The curry mixture is based off of this Spicy Squash Curry recipe that I’ve made in the past. The legume of choice was chickpeas for their meaty texture. The vegetables were inspired by my CSA of the week: eggplant, zucchini, the first cherry tomatoes and red peppers of the season, and swiss chard. I found some mushrooms in the fridge so they got added to the pot as well. The end result was better than I could have imagined, and exactly what I wanted! The curry is spicy from the hot peppers and chili powder, but it’s very tangy as well with both asafetida and amchoor (mango powder). The whole fenugreek and cumin seeds add depth, coriander for the ‘common’ curry binder, and turmeric to finish it off. The end result is a complex, unique flavour profile that is as spontaneous as the method of the recipe making! Definitely a crowd pleaser with its mixture of spicy and sour, and one that I will turn to time and time again the next time I am paralyzed by indecision. Enjoy!

Spicy Sour Chickpea Curry

*Note* It goes without saying that you can add or omit anything on this list to satisfy your own urges at the time. This is the version that I made, and it hit the spot! There is no substitution for mango powder in this recipe. It adds a unique tang to the dish, and is worth hunting out at an Indian market (my sample size has lasted me 2 years and counting). If absolutely necessary, I believe that 1 tbsp. of tamarind concentrate may result in the same tangy-sour notes, but this substitution is (as of yet) untested.

1 tbsp. ground coriander

1 tsp. fennel seeds

½ tsp. turmeric

1 tsp. chili powder

½ tsp. paprika

2 tsp. oil

1 tsp. cumin seeds

pinch of asafetidia

½ tsp. fenugreek seeds

4 whole dried red chilis, to taste

¼ tsp. salt, to taste

1 tbsp. fresh ginger, minced

 

1 medium eggplant, cut into ½” moons (approx. 4 cups)

1 large zucchini, cut into ½” moons (approx. 4 cups)

1 cup mushrooms, sliced

1 medium red bell pepper, cut into bite-sized pieces (scant 1 cup)

3 cups cooked chickpeas (2 (19oz. cans chickpeas, or 1 cup dried chickpeas, pre-cooked)

1 bunch swiss chard, roughly chopped (approx. 4 cups)

1 cup cherry tomatoes

1 tbsp. lemon juice

2 tbsp. fresh cilantro, chopped

1 tbsp. amchoor (mango powder)

 

Directions:

1) In a small bowl (or large measuring cup) mix together the ground coriander, fennel seed, chili powder, paprika, turmeric, and ¼ cup water to make a paste.

2) In large pot, heat oil on medium high. Add the cumin seeds and asafetida. Saute until cumin seeds begin to crack.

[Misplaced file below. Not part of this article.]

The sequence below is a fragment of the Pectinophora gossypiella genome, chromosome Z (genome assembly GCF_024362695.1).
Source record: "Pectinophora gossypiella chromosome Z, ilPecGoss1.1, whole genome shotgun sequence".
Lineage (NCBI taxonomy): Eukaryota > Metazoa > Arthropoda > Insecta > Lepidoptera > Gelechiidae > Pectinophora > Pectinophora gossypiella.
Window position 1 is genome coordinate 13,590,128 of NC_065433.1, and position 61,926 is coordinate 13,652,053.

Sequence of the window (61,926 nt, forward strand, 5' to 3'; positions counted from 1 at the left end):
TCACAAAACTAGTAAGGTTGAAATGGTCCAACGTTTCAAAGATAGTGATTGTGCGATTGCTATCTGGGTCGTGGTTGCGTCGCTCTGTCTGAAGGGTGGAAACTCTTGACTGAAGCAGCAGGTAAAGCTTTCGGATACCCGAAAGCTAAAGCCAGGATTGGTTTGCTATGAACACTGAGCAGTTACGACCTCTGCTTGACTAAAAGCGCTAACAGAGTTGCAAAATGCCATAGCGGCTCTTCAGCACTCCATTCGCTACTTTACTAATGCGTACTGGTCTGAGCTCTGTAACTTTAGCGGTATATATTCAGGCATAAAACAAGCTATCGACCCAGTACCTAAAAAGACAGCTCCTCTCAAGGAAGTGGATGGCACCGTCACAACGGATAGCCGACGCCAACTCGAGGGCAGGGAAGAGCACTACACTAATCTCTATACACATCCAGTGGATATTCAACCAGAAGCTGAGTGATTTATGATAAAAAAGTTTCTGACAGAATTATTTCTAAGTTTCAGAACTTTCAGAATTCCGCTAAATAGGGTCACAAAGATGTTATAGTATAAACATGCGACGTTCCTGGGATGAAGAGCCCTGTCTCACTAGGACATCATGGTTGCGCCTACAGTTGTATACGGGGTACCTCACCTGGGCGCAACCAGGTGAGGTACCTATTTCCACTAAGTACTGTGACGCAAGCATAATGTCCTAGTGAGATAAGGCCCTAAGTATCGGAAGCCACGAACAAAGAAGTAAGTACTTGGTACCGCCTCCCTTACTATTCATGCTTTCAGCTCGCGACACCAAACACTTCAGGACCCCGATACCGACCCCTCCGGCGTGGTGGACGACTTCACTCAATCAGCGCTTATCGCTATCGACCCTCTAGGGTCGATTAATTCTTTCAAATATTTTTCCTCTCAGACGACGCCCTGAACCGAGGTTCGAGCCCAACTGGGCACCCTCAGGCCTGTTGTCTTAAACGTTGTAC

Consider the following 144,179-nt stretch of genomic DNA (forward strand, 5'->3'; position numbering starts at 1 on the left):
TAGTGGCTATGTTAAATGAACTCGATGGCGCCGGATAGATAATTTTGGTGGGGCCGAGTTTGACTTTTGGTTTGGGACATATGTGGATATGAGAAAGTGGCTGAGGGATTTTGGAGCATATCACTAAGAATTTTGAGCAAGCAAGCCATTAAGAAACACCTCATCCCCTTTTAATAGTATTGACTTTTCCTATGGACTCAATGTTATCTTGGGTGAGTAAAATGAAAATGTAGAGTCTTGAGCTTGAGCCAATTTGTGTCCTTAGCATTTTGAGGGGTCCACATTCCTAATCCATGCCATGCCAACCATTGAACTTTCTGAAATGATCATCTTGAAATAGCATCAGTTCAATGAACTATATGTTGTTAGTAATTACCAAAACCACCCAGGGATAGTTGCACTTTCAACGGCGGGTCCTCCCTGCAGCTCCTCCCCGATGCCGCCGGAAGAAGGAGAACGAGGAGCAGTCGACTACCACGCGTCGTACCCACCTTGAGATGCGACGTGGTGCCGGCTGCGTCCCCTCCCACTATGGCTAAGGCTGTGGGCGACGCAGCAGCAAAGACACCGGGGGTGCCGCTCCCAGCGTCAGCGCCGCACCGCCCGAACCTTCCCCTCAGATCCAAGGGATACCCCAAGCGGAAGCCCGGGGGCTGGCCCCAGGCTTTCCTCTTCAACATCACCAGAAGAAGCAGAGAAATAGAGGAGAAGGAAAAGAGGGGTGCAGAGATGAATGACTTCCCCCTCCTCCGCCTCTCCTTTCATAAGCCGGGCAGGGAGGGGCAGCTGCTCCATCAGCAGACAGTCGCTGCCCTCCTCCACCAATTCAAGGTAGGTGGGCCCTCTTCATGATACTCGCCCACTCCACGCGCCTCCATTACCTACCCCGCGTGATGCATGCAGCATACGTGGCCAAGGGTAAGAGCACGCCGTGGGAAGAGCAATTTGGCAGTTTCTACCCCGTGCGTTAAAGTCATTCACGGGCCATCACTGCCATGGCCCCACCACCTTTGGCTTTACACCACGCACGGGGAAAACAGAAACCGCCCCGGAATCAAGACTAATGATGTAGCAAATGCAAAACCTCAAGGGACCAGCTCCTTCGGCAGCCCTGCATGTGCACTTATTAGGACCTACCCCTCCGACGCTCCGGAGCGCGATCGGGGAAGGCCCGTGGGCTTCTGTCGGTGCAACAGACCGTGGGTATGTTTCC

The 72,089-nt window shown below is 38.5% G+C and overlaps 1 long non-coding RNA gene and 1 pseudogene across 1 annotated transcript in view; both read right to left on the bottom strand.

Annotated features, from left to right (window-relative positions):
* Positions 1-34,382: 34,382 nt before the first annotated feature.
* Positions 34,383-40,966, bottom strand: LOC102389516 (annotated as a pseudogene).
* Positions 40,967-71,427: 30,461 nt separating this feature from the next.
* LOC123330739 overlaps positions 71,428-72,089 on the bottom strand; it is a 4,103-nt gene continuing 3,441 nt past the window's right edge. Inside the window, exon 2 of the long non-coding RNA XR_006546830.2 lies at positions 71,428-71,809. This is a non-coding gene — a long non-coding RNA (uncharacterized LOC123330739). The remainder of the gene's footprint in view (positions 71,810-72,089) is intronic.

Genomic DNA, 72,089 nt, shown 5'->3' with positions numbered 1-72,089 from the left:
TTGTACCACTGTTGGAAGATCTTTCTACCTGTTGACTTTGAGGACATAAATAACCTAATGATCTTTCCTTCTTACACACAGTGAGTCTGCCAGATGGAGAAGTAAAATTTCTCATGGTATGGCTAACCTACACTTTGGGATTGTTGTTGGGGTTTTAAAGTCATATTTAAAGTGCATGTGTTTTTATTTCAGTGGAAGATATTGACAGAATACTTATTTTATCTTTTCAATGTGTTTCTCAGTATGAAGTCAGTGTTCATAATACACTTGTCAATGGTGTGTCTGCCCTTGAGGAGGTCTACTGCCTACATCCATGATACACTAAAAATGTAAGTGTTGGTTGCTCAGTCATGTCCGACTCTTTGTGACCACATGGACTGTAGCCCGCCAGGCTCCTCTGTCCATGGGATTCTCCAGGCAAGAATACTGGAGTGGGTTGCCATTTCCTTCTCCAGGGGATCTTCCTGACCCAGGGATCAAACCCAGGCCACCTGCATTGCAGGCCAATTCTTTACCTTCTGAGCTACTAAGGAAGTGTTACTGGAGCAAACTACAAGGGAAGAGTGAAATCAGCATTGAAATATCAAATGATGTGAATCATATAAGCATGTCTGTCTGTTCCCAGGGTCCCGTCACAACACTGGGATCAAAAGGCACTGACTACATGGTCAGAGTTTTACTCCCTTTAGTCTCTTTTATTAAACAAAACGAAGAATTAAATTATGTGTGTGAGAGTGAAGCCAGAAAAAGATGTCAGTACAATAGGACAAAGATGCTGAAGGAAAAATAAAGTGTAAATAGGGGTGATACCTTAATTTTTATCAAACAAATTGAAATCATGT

3) Add fenugreek seeds and red chilis. Stir.

4) Add the spice paste, salt, ginger, and ¼ cup water. Stir and sauté until fragrant, approx. 2min.

5) Add the eggplant, zucchini, and mushrooms. Stir, cover, and let steam until eggplant begins to soften, approx. 5min.

6) Add the bell pepper, chickpeas, and 4 cups water. Stir, cover, and bring to a boil. Lower heat and let simmer until eggplant tender, approx. 20min. Add water as necessary to adjust for consistency. (I added about 8-10 cups total)

7) Add the swiss chard, cherry tomatoes, cilantro, amchoor, and lemon juice. Stir, cover, and cook until greens bright green and slightly wilted. Adjust for seasonings.

8) Serve with rice and/or flatbread of choice.

 


Kala Chana

Kala Chana

Chickpeas are one of the unsung heroes of the legume world. (Lentils are the other). Not too terribly exciting, they demurely sit in many a pantry patiently waiting their turn. Often they are destined for hummus, other times in soups and stews. For those lucky few chickpeas, they are presented to the adventurous as besan, and maybe will end up being delicious socca or Burmese tofu. I have been known to make desserts out of them as well 🙂 These beans are taken for granted, often relegated to the sidelines. This doesn’t have to be the case! Enter Kala Chana, the venue for chickpeas to strut their stuff and shine.

Kala chana are actually black chickpeas, which are smaller and more robust than the more common garbanzo bean. I hunted them down in an Indian market, and immediately fell in love. Make no mistake – they’re still a chickpea, but with more texture and thus more presence. They also fool the eyes into thinking they’re more exotic than the garbanzo – think a black bean in garbanzo clothing! To truly appreciate this bean, I first set about finding a recipe that would really let it shine. Using the Internet, my standard Chana Masala recipe, and various other influences, I created this delicious Indian curry that is sure to satisfy all chickpea lovers out there. And convert all the ‘chickpea haters’. There’s more to the chickpea than hummus and a throw in!

This Kala Chana is a spicy Indian curry with a tomato puree base. I love using fresh tomatoes, green chilies, garlic, and onions and pureeing them first to create the curry sauce. I have also used canned tomatoes in the past, with fantastic results. The resulting puree is so fragrant you know it’ll be delicious. The tempering for this dish is cumin-seed based, with some asafoetida for sourness, coriander and turmeric for ‘curry spice’, and garam masala for a more savory taste. The green chilis and the red chili powder pack a punch, making the final product craveable. The besan (double chickpea action!) acts like a thickener, making the curry sauce have a bit more creaminess and ‘oomph’. I served it over greens, but you can be more traditional and serve it with rice and/or your flatbread of choice (Roti or naan make for great scooping vessels!). Hands down this is one of my favourite curry recipes, and one that I will keep going back to time and time again. All hail the chickpea!